A new federal law, called the “Defend Trade Secrets Act” (DTSA), was passed on May 11, 2016. Now, for the first time, trade secret owners can bring civil actions in federal courts for misappropriation of any trade secret that is “related to a product or service used in, or intended for use in, interstate or foreign commerce.” This new law will provide additional remedies to trade secrets owners and will require employers to revise their existing confidentiality/trade secrets agreements.
The DTSA broadly defines “trade secrets” to include virtually any information that is subject to reasonable efforts by its owner to keep it secret provided that such information derives “independent economic value” from not being known to the general public. This definition is in line with the California state law definition of a “trade secret” and is much broader than the definition under the Uniform Trade Secrets Act (which is used by many states).
The DTSA specifically defines “misappropriation” to include (a) obtaining a trade secret through improper means, or (b) using or disclosing a trade secret that was obtained through improper means.
A plaintiff who successfully proves that its “trade secret” has been “misappropriated” is entitled under the DTSA to compensatory damages, exemplary damages (i.e., punitive damages), and attorneys’ fees.
The DTSA allows a trade secret owner, who has filed a lawsuit in federal court for misappropriation, to obtain a Court order seizing the trade secret.
The DTSA omits any requirement that a trade secrets owner describe its trade secrets with “particularity” in any action. California currently requires this, as do many other states.
The DTSA prohibits injunctive relief based on the “inevitable disclosure doctrine.” This is consistent with California law.
The DTSA also protects whistle-blowers. It provides immunity for whistle-blowers who divulge trade secrets “for the purpose or reporting or investing a suspected violation of law.” This immunity provision is especially relevant to employers because now, as a result of the new law, employers are required to provide all employees with notice of this immunity in any written agreement that “governs the use of a trade secret or other confidential information.” An employer who fails to provide notice of this whistle-blower protection to an employee cannot obtain exemplary damages or attorneys’ fees against that employee for misappropriation.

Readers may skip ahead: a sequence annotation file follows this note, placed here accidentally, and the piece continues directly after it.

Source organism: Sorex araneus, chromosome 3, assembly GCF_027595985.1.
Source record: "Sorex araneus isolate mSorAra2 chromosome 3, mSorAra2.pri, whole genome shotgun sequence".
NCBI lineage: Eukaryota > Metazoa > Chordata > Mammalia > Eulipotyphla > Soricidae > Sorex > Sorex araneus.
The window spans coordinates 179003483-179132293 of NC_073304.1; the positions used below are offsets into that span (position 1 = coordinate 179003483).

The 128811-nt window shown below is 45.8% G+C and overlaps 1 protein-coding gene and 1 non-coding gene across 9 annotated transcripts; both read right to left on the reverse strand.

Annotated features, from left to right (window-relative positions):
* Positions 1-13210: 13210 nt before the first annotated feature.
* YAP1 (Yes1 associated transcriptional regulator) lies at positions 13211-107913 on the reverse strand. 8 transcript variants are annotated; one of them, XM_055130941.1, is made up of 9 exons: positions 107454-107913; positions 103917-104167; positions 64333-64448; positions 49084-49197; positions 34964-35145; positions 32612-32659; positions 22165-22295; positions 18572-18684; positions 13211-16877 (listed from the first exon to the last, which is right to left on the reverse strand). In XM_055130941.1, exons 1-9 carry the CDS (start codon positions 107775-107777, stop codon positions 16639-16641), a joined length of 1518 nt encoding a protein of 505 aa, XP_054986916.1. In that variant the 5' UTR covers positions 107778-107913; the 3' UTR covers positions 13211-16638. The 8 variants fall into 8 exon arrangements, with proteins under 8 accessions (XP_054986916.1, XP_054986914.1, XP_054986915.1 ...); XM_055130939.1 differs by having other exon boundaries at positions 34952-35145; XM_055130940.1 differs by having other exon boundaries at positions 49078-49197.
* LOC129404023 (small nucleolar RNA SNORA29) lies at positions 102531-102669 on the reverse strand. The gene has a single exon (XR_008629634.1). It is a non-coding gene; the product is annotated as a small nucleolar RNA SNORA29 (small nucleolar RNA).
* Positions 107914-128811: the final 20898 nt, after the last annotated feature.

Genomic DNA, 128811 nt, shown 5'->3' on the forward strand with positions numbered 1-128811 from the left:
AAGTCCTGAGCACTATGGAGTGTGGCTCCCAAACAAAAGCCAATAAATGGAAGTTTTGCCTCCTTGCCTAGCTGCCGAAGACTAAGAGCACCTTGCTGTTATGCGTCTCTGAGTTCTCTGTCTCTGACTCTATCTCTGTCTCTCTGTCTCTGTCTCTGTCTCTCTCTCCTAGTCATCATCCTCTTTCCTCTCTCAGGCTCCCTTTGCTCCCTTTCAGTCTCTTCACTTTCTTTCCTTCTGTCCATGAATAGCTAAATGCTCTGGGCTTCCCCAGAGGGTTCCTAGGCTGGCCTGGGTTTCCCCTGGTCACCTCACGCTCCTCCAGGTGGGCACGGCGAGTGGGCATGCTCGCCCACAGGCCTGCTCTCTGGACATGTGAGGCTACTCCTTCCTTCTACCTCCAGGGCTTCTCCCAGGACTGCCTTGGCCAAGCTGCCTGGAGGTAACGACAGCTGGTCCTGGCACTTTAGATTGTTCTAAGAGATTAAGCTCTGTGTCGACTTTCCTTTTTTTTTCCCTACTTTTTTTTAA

Consequently, all employers should review their existing confidentiality and non-disclosure agreements to ensure that they provide the notice required by this new federal law. Specifically all agreements should include the following language (or cross-reference an employee handbook or other policy document that contains this language):
(1) An individual shall not be held criminally or civilly liable under any Federal or State trade secret law for the disclosure of a trade secret that (A) is made (i) in confidence to a Federal, State, or local government official, either directly or indirectly, or to an attorney and (ii) solely for the purpose of reporting or investigating a suspected violation of law; or (B) is made in a complaint or other document filed in a lawsuit or other proceeding, if such filing is made under seal.
(2) An individual who files a lawsuit for retaliation by an employer for reporting a suspected violation of law may disclose the trade secret to the attorney of the individual and use the trade secret information in the court proceeding, if the individual (A) files any document containing the trade secret under seal and (B) does not disclose the trade secret, except pursuant to court order.
Finally, the DTSA does not preempt state law. So trade secret owners are free to sue for misappropriation in state court (under their own state’s trade secrets law) or in federal court (under the DTSA).
You can read the full text of the DTSA here.